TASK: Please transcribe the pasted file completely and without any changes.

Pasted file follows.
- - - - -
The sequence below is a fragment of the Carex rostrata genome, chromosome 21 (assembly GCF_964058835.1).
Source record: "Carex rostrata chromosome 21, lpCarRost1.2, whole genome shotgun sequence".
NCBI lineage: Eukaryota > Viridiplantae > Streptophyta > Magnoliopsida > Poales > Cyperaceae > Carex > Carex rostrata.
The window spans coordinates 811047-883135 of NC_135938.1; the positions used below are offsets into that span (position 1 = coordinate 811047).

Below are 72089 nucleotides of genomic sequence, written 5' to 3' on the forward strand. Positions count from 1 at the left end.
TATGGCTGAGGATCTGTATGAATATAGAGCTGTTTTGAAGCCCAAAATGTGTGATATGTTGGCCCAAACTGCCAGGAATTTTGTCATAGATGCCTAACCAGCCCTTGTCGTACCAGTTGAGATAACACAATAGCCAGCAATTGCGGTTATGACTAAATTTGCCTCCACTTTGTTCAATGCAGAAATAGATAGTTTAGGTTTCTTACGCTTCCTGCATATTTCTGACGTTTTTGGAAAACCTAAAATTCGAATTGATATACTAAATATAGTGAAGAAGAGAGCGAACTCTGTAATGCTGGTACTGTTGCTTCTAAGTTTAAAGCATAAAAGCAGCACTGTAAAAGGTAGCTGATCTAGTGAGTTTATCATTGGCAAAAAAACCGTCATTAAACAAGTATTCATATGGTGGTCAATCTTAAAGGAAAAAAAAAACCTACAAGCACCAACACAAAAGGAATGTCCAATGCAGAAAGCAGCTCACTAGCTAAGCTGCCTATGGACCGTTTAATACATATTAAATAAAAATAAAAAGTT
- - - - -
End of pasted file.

The sequence below is a fragment of the Carex rostrata genome, chromosome 21 (assembly GCF_964058835.1).
Source record: "Carex rostrata chromosome 21, lpCarRost1.2, whole genome shotgun sequence".
NCBI lineage: Eukaryota > Viridiplantae > Streptophyta > Magnoliopsida > Poales > Cyperaceae > Carex > Carex rostrata.
The window spans coordinates 811047-883135 of NC_135938.1; the positions used below are offsets into that span (position 1 = coordinate 811047).

Below are 72089 nucleotides of genomic sequence, written 5' to 3' on the forward strand. Positions count from 1 at the left end.
TATGGCTGAGGATCTGTATGAATATAGAGCTGTTTTGAAGCCCAAAATGTGTGATATGTTGGCCCAAACTGCCAGGAATTTTGTCATAGATGCCTAACCAGCCCTTGTCGTACCAGTTGAGATAACACAATAGCCAGCAATTGCGGTTATGACTAAATTTGCCTCCACTTTGTTCAATGCAGAAATAGATAGTTTAGGTTTCTTACGCTTCCTGCATATTTCTGACGTTTTTGGAAAACCTAAAATTCGAATTGATATACTAAATATAGTGAAGAAGAGAGCGAACTCTGTAATGCTGGTACTGTTGCTTCTAAGTTTAAAGCATAAAAGCAGCACTGTAAAAGGTAGCTGATCTAGTGAGTTTATCATTGGCAAAAAAACCGTCATTAAACAAGTATTCATATGGTGGTCAATCTTAAAGGAAAAAAAAAACCTACAAGCACCAACACAAAAGGAATGTCCAATGCAGAAAGCAGCTCACTAGCTAAGCTGCCTATGGACCGTTTAATACATATTAAATAAAAATAAAAAGTT